Amazon has introduced the next generation of Kindle, featuring a “thinner, lighter” design and new fonts such as Bookerly and Ember – both designed collaboratively with Dalton Maag.
The new Kindle is more rounded in design than previous generations in order to make it easier to hold in one hand, according to Amazon.
It now also includes twice as much memory as before and built-in Bluetooth audio support, which allows visually impaired users to use the VoiceView screen reader without needing an adaptor.
The introduction of the new typefaces is arguably one of the most significant changes to the model. Amazon have also tackled the Kindle’s typesetting problems with a new layout engine, with improved text justification, drop caps, kerning and image positioning.
We asked two typography experts whether they think the changes set a precedent for e-readers.
“Almost achieving what books did 500 years ago”
Edenspiekermann co-founder Erik Spiekermann says: “The Bookerly typeface is lovely and appropriate but nothing new for book designers. The layout also looks like a proper book page, albeit with bad hyphenation – 4 hyphens in a row already on the first page!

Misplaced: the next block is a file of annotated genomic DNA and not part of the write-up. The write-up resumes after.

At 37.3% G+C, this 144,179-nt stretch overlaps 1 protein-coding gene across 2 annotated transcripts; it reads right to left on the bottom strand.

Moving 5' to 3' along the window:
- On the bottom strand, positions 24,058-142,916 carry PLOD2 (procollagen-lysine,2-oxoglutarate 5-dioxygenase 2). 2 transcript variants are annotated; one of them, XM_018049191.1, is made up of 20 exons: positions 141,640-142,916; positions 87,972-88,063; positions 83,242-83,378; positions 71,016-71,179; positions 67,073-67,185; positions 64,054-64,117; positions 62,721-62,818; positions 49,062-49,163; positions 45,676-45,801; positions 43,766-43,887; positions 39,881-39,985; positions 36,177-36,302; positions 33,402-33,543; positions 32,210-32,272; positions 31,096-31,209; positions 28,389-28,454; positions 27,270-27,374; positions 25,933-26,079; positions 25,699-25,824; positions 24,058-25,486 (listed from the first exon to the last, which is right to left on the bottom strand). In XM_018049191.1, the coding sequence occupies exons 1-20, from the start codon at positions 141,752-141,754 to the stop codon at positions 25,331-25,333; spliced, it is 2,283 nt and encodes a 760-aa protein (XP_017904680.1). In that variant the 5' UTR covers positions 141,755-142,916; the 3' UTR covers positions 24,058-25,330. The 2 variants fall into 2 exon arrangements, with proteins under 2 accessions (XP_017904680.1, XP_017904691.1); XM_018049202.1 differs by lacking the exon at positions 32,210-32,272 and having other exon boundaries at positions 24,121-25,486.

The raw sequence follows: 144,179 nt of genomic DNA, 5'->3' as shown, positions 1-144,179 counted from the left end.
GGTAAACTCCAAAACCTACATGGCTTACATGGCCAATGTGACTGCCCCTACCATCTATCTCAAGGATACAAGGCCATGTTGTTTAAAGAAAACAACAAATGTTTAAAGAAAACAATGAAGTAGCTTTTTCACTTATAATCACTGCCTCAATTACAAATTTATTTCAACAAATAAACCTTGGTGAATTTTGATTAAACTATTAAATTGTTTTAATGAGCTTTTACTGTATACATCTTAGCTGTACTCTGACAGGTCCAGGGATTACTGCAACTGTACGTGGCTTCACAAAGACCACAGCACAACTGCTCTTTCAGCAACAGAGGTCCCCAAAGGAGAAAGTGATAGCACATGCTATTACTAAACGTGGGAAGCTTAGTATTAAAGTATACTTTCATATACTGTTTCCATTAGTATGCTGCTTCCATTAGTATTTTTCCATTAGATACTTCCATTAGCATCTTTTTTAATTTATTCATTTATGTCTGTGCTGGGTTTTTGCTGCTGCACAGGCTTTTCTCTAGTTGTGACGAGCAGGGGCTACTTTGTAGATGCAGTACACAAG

In other words, a page on a Kindle has finally almost achieved the look we’ve had in books for 500 years. But it still runs out of batteries, cannot be read in bright light and won’t survive a fall.
I’m not holding my breath for the future of e-books. They are okay to replace cheap paperbacks, but real books have more to offer. Front and back covers – both flexible – the smell of ink, subtle shades of paper, printed spines and the right size to hold and read them anywhere, without looking at a light and without disturbing whoever is sitting or lying next to you.”
“Created for licensing, not to solve a design problem”
Fontsmith creative director and founder Jason Smith says: “In my opinion Bookerly was created for licensing reasons – not to solve a design problem. It is more than likely that Caecilia was dropped because of licensing costs so Amazon used the opportunity to create their own font.
Bookerly is a nice typeface and works well, but is no better than any other text font on high resolution screens like the Kindle. Bookish typefaces like Sabon, Palatino, Lexicon or FS Brabo would work just as well, but they’d be licensed not owned.
As far as if this sets a trend, I’d say yes, but more because of licensing than design.”